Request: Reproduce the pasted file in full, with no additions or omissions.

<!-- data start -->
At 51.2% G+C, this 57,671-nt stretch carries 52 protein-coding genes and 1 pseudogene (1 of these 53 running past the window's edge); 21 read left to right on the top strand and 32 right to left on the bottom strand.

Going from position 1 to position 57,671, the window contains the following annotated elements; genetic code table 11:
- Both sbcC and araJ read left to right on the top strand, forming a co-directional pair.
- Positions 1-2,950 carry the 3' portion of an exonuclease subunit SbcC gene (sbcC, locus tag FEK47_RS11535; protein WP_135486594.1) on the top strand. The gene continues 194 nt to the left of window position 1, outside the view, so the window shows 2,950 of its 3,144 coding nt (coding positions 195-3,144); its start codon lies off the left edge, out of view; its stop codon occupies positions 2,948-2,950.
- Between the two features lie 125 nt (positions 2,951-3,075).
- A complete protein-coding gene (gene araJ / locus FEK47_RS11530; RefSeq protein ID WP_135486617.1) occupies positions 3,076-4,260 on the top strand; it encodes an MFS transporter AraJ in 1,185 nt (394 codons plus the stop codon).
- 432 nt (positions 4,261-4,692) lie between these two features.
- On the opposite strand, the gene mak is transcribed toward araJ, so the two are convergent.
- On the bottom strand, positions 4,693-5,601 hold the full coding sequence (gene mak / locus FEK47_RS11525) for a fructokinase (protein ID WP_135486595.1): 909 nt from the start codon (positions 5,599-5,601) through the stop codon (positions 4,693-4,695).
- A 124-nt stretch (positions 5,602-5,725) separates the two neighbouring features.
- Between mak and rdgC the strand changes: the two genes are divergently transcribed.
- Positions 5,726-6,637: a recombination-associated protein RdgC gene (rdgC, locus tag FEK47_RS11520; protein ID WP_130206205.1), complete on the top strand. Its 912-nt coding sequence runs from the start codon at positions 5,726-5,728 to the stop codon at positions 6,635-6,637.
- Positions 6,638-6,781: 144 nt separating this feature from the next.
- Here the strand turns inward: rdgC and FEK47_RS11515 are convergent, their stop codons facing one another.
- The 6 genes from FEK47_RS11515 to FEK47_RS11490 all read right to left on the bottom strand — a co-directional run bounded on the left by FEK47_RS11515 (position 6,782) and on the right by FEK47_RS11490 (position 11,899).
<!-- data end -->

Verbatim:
At 51.2% G+C, this 57,671-nt stretch carries 52 protein-coding genes and 1 pseudogene (1 of these 53 running past the window's edge); 21 read left to right on the top strand and 32 right to left on the bottom strand.

Going from position 1 to position 57,671, the window contains the following annotated elements; genetic code table 11:
- Both sbcC and araJ read left to right on the top strand, forming a co-directional pair.
- Positions 1-2,950 carry the 3' portion of an exonuclease subunit SbcC gene (sbcC, locus tag FEK47_RS11535; protein WP_135486594.1) on the top strand. The gene continues 194 nt to the left of window position 1, outside the view, so the window shows 2,950 of its 3,144 coding nt (coding positions 195-3,144); its start codon lies off the left edge, out of view; its stop codon occupies positions 2,948-2,950.
- Between the two features lie 125 nt (positions 2,951-3,075).
- A complete protein-coding gene (gene araJ / locus FEK47_RS11530; RefSeq protein ID WP_135486617.1) occupies positions 3,076-4,260 on the top strand; it encodes an MFS transporter AraJ in 1,185 nt (394 codons plus the stop codon).
- 432 nt (positions 4,261-4,692) lie between these two features.
- On the opposite strand, the gene mak is transcribed toward araJ, so the two are convergent.
- On the bottom strand, positions 4,693-5,601 hold the full coding sequence (gene mak / locus FEK47_RS11525) for a fructokinase (protein ID WP_135486595.1): 909 nt from the start codon (positions 5,599-5,601) through the stop codon (positions 4,693-4,695).
- A 124-nt stretch (positions 5,602-5,725) separates the two neighbouring features.
- Between mak and rdgC the strand changes: the two genes are divergently transcribed.
- Positions 5,726-6,637: a recombination-associated protein RdgC gene (rdgC, locus tag FEK47_RS11520; protein ID WP_130206205.1), complete on the top strand. Its 912-nt coding sequence runs from the start codon at positions 5,726-5,728 to the stop codon at positions 6,635-6,637.
- Positions 6,638-6,781: 144 nt separating this feature from the next.
- Here the strand turns inward: rdgC and FEK47_RS11515 are convergent, their stop codons facing one another.
- The 6 genes from FEK47_RS11515 to FEK47_RS11490 all read right to left on the bottom strand — a co-directional run bounded on the left by FEK47_RS11515 (position 6,782) and on the right by FEK47_RS11490 (position 11,899).